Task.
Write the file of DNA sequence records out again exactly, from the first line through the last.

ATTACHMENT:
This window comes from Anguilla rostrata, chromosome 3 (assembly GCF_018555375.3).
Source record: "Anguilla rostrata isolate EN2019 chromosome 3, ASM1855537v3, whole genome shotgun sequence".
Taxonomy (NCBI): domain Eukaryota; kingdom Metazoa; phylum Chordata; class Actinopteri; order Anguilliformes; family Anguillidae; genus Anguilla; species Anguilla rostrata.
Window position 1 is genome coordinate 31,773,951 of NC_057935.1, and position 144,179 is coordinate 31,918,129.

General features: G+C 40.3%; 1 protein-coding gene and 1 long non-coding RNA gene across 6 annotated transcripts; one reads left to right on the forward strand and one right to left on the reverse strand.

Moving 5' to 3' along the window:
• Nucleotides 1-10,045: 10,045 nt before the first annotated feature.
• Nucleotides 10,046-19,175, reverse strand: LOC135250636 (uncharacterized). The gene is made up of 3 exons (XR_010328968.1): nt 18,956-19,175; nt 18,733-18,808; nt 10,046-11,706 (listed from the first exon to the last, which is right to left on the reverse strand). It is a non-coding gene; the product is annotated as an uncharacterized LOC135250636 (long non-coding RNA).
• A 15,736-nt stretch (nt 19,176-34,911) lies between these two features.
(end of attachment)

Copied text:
This window comes from Anguilla rostrata, chromosome 3 (assembly GCF_018555375.3).
Source record: "Anguilla rostrata isolate EN2019 chromosome 3, ASM1855537v3, whole genome shotgun sequence".
Taxonomy (NCBI): domain Eukaryota; kingdom Metazoa; phylum Chordata; class Actinopteri; order Anguilliformes; family Anguillidae; genus Anguilla; species Anguilla rostrata.
Window position 1 is genome coordinate 31,773,951 of NC_057935.1, and position 144,179 is coordinate 31,918,129.

General features: G+C 40.3%; 1 protein-coding gene and 1 long non-coding RNA gene across 6 annotated transcripts; one reads left to right on the forward strand and one right to left on the reverse strand.

Moving 5' to 3' along the window:
• Nucleotides 1-10,045: 10,045 nt before the first annotated feature.
• Nucleotides 10,046-19,175, reverse strand: LOC135250636 (uncharacterized). The gene is made up of 3 exons (XR_010328968.1): nt 18,956-19,175; nt 18,733-18,808; nt 10,046-11,706 (listed from the first exon to the last, which is right to left on the reverse strand). It is a non-coding gene; the product is annotated as an uncharacterized LOC135250636 (long non-coding RNA).
• A 15,736-nt stretch (nt 19,176-34,911) lies between these two features.